Submitted to: Aflatoxin Elimination Workshop Proceedings
Publication Type: Proceedings
Publication Acceptance Date: 10/22/1999
Publication Date: N/A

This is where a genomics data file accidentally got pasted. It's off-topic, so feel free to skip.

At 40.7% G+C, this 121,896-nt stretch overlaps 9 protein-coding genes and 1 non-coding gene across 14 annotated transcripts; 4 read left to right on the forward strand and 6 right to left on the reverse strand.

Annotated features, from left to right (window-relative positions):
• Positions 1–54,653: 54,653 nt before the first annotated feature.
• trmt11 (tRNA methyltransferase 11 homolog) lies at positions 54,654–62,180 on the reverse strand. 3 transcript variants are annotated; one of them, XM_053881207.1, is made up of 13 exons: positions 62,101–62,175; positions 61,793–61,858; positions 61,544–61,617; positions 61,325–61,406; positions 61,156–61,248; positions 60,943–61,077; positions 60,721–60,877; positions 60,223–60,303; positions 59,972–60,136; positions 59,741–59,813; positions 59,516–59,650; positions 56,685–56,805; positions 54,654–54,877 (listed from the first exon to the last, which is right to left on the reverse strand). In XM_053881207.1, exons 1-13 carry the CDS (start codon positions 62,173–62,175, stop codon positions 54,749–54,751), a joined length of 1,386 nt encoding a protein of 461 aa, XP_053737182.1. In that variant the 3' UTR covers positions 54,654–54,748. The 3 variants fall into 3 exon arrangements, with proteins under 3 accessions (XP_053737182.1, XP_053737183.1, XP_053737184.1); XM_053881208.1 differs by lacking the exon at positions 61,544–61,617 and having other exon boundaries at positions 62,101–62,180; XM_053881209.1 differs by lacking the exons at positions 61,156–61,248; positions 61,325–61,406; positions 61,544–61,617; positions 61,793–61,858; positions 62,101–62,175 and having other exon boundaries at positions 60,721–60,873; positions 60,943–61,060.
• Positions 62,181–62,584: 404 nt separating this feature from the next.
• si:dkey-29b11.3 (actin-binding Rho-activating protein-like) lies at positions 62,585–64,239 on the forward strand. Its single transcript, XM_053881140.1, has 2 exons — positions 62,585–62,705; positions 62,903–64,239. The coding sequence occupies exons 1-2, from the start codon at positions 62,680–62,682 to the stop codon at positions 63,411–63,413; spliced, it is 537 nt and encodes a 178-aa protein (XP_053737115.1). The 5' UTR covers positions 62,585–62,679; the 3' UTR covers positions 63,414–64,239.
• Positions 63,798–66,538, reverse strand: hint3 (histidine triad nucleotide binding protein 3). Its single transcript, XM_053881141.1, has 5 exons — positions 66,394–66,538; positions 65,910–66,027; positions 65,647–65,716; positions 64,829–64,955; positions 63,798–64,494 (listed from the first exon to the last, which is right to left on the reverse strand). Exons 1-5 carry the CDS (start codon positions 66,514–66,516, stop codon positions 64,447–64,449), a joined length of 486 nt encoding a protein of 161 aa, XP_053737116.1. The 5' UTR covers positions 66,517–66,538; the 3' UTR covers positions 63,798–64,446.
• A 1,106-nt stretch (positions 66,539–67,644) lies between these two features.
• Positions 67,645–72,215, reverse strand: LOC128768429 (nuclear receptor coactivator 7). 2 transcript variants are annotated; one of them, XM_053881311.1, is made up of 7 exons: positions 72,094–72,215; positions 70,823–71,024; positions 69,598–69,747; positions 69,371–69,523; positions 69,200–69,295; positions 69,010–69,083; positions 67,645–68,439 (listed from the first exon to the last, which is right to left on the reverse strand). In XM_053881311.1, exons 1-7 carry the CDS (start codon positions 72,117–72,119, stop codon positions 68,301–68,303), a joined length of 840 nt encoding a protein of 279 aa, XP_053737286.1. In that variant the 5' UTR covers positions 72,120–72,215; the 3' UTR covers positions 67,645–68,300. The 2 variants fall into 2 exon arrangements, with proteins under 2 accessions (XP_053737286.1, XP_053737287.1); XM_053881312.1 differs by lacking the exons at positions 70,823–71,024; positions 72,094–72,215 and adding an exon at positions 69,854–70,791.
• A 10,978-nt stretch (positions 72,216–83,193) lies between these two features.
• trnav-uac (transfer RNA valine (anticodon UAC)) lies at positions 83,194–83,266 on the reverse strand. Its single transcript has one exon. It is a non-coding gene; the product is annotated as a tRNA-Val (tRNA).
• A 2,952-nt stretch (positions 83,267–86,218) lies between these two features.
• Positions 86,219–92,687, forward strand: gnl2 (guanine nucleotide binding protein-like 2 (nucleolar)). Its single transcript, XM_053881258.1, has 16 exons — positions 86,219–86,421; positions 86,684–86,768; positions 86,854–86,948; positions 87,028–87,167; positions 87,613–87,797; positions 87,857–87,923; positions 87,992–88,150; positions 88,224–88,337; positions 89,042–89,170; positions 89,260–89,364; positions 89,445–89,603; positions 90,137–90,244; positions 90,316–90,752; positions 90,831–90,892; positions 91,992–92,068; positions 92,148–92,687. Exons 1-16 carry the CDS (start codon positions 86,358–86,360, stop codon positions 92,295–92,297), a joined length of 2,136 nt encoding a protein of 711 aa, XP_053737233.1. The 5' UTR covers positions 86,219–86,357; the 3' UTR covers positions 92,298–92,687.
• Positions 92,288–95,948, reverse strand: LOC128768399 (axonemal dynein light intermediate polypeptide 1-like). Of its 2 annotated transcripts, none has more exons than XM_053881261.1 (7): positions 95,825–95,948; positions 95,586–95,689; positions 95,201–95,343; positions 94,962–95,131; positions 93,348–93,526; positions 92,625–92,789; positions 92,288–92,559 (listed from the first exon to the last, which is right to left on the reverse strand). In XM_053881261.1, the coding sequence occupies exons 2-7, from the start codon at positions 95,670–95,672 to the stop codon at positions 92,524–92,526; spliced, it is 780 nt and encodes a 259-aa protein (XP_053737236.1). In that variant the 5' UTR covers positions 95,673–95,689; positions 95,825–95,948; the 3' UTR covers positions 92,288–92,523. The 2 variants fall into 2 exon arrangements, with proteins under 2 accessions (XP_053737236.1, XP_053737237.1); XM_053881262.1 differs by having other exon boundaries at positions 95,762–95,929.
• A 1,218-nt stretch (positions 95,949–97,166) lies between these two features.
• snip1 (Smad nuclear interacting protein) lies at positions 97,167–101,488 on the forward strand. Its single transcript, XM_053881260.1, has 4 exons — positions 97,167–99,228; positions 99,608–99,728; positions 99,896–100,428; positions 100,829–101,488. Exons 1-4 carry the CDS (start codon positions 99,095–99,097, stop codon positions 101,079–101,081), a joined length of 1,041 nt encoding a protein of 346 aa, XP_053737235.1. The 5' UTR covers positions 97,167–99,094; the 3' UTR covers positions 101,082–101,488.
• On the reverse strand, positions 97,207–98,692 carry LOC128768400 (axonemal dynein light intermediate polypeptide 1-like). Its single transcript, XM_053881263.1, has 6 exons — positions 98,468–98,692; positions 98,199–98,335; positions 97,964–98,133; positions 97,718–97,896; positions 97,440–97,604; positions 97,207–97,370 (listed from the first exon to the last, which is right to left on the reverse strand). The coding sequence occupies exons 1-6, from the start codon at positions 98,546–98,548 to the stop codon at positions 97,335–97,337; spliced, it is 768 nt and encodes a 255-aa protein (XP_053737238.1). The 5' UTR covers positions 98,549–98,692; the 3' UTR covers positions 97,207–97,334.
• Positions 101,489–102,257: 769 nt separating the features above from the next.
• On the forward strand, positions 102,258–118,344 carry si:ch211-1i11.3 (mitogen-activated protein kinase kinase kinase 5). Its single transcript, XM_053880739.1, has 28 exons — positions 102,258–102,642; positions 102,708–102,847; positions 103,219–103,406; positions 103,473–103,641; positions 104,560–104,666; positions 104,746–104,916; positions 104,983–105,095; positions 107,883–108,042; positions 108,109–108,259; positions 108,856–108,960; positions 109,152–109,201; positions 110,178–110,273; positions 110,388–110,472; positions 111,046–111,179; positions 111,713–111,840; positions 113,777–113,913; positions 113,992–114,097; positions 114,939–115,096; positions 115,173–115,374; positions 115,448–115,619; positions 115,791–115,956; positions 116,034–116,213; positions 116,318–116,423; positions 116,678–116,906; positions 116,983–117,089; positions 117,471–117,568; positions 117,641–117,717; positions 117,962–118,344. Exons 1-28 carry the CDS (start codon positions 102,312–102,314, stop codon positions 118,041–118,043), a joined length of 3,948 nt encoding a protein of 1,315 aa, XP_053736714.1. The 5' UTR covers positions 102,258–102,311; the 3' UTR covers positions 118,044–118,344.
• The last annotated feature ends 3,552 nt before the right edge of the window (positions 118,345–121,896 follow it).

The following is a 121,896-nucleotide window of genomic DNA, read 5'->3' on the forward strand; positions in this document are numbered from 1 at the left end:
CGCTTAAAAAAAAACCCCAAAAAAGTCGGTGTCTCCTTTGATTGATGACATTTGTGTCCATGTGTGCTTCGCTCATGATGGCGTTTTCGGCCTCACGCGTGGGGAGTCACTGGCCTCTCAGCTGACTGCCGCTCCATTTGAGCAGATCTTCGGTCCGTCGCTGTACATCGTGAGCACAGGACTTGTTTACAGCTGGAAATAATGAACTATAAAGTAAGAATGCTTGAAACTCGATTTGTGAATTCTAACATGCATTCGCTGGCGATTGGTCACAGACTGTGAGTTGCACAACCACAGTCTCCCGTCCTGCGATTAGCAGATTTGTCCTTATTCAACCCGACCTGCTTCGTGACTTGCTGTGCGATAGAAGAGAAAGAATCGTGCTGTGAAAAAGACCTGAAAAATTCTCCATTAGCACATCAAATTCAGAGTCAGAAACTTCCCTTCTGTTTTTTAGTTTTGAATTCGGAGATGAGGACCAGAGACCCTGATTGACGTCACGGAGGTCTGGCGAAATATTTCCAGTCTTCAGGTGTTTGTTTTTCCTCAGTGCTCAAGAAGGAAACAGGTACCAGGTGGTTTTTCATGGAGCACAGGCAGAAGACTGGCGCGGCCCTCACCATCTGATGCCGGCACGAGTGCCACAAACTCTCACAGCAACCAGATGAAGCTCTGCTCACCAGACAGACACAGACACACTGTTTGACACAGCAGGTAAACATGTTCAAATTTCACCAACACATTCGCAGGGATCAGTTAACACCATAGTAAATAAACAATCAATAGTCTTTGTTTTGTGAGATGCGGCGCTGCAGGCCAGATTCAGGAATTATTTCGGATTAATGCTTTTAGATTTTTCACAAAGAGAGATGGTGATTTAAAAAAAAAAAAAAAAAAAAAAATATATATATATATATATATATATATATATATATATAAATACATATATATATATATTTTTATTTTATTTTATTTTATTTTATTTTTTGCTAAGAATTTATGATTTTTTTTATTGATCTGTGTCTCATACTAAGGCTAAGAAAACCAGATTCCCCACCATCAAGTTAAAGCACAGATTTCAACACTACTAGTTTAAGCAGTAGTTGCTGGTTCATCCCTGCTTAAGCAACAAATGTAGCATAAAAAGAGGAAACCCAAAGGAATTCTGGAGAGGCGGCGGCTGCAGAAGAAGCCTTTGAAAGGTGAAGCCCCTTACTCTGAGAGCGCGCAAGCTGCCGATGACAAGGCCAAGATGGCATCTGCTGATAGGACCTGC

Technical Abstract: Finding inhibitors of Aspergillus flavus growth and aflatoxin B1 (AFB1) in corn kernels is an active research area. If an inhibitor is present in only one tissue of the kernel, will that affect toxin production when the fungus spreads to adjacent tissues? A model system was used to address this question. Two discs separated by 3-3.5 mm were mounted on a pin and incubated in a vial. Lower discs contained medium and spores and either received inhibitor or served as a control. The upper disc received only medium. Mycelia from the lower disc infected the upper. Alpha-carotene (1 mg/ml) and delphinidin (5 mM) were used as inhibitors. The results indicated that once the control discs are infected by inhibited mycelium, removal of the inhibitor and infecting mycelia does not affect inhibition. Alpha-carotene inhibition was similar for both the infected discs containing inhibitor and those colonized by this mycelium but lacking inhibitor. Delphinidin showed a sharply lower level of inhibition in the secondarily infected discs. Dose/response curves were derived for D- talose, 2-deoxy- and 6-deoxy-D-glucose (2DG and 6DG), and xylose, sugars previously shown to inhibit conversion of triglyceride to AFB1 by A. flavus. The concentration for 50% inhibition (I50) for talose was 146 ug/ml for AFB1 and 318 ug/ml for growth. For 6DG, the I50 was 527 ug/ml and 1430 ug/ml for 2DG. The I50 for xylose was 1%. Mixtures of sucrose and xylose (from 4.5%:0.5% to 2.5:2.5, sucrose:xylose) were investigated in medium containing 10% corn oil to determine if the occurrence of xylose in the germ could affect AFB1 level.